He was instrumental in creating a revolutionary baal teshuva movement -- reconnecting the Jewish people with our Creator. And everything he did with passion and humility, never looking for fame or glory. "Anyone who can do the job better than me can take my place," he would say.

He showed tremendous gratitude to anyone who did him even the smallest favor. He never forgot it even for years after. And he was totally devoted to his family – especially the great honor and appreciation that he always had for his wife – who stood by him all those years.

Never Lose Hope

There is another aspect of great leadership: never giving up. The Midrash says that Pharaoh had Moses arrested and took him out to be beheaded. As the sword was coming down on Moses, he never lost hope, and miraculously his neck repelled the sword. Moses escaped and went on to lead the Jewish people.

I’ll never forget that time when my father was "only" sick with the flu. We thought it would go away fast, but it didn't go. We thought maybe it was because my father never took a day off, so we convinced him to take some time off to rest. But that didn't help. We tried different medicines, but he still didn't feel better. We went back to the doctors since we thought he might have a serious case of pneumonia. They sent us to take a CT scan. I will not forget that day that we received the results. The technician that handed it over to me said, "You should see a doctor very soon!" That was the horrible beginning.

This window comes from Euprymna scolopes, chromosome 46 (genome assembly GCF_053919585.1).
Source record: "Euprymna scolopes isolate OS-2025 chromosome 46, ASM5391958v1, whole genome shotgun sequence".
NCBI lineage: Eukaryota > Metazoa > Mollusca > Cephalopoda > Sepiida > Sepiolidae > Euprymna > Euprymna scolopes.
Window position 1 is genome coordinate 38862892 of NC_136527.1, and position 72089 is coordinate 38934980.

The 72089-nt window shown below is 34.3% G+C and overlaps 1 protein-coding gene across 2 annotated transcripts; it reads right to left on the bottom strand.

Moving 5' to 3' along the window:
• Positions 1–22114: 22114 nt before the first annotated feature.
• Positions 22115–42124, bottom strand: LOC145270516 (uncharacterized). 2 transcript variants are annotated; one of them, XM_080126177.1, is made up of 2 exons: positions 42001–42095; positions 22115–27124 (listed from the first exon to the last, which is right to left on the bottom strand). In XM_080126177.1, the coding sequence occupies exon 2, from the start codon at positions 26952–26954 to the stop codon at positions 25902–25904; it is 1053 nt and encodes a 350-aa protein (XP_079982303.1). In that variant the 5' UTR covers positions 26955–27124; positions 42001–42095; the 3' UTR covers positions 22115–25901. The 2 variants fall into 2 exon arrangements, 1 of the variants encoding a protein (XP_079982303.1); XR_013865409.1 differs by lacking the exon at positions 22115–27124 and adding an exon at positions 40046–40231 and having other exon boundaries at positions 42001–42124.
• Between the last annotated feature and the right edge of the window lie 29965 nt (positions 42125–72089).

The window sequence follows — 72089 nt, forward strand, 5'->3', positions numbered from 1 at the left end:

We went back to the doctor and as he looked at the x-ray, his face said it all. Although doctors usually give bad news in a gentle way, my father insisted that he be straight with him. The doctor told us right away that it was cancer.

Typically, one doesn't take this news very well. But my father always believed that everything that happens is for one's good. Just as a son receives an order from his beloved father, he accepted the bad news without any words.

Although the doctors and consultants were very pessimistic, my father never lost hope.